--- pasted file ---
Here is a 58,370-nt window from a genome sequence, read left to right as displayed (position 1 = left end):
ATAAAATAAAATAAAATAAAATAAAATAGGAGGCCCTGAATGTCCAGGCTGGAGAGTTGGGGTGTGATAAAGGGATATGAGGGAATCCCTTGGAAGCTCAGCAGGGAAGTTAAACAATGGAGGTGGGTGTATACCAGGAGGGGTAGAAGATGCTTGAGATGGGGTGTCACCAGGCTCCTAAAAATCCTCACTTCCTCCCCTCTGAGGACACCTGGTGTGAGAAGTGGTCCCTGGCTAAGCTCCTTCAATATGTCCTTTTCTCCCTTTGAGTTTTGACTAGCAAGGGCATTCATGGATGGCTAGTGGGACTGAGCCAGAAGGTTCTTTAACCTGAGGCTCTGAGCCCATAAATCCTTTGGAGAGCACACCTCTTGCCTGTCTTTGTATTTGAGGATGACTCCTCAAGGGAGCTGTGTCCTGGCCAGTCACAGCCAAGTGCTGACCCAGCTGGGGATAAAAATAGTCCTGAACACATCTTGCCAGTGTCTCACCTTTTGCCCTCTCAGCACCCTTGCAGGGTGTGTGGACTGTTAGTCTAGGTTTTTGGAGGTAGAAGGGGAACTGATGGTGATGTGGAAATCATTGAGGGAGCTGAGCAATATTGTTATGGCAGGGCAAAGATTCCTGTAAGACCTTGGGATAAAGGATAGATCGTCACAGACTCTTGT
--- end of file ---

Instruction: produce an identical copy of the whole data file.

Here is a 58,370-nt window from a genome sequence, read left to right as displayed (position 1 = left end):
ATAAAATAAAATAAAATAAAATAAAATAGGAGGCCCTGAATGTCCAGGCTGGAGAGTTGGGGTGTGATAAAGGGATATGAGGGAATCCCTTGGAAGCTCAGCAGGGAAGTTAAACAATGGAGGTGGGTGTATACCAGGAGGGGTAGAAGATGCTTGAGATGGGGTGTCACCAGGCTCCTAAAAATCCTCACTTCCTCCCCTCTGAGGACACCTGGTGTGAGAAGTGGTCCCTGGCTAAGCTCCTTCAATATGTCCTTTTCTCCCTTTGAGTTTTGACTAGCAAGGGCATTCATGGATGGCTAGTGGGACTGAGCCAGAAGGTTCTTTAACCTGAGGCTCTGAGCCCATAAATCCTTTGGAGAGCACACCTCTTGCCTGTCTTTGTATTTGAGGATGACTCCTCAAGGGAGCTGTGTCCTGGCCAGTCACAGCCAAGTGCTGACCCAGCTGGGGATAAAAATAGTCCTGAACACATCTTGCCAGTGTCTCACCTTTTGCCCTCTCAGCACCCTTGCAGGGTGTGTGGACTGTTAGTCTAGGTTTTTGGAGGTAGAAGGGGAACTGATGGTGATGTGGAAATCATTGAGGGAGCTGAGCAATATTGTTATGGCAGGGCAAAGATTCCTGTAAGACCTTGGGATAAAGGATAGATCGTCACAGACTCTTGT